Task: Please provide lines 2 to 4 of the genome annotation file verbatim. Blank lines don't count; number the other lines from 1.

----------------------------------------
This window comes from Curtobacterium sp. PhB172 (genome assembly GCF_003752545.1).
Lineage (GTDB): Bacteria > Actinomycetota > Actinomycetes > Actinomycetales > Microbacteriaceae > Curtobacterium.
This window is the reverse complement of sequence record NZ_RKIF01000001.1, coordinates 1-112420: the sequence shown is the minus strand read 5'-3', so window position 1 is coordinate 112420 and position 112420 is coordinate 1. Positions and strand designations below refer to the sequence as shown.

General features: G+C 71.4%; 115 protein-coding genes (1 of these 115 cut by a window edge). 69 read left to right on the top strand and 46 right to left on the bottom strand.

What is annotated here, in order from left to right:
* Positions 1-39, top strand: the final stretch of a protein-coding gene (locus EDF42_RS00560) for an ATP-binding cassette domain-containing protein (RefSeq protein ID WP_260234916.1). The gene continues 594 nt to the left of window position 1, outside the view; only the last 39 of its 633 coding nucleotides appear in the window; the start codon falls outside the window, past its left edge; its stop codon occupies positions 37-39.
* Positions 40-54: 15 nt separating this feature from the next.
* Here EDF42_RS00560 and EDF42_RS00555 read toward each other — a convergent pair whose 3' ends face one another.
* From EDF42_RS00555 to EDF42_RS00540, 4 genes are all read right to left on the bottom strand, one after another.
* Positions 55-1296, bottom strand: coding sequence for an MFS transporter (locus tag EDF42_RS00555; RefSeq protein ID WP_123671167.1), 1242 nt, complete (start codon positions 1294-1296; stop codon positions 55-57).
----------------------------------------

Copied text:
Lineage (GTDB): Bacteria > Actinomycetota > Actinomycetes > Actinomycetales > Microbacteriaceae > Curtobacterium.
This window is the reverse complement of sequence record NZ_RKIF01000001.1, coordinates 1-112420: the sequence shown is the minus strand read 5'-3', so window position 1 is coordinate 112420 and position 112420 is coordinate 1. Positions and strand designations below refer to the sequence as shown.

General features: G+C 71.4%; 115 protein-coding genes (1 of these 115 cut by a window edge). 69 read left to right on the top strand and 46 right to left on the bottom strand.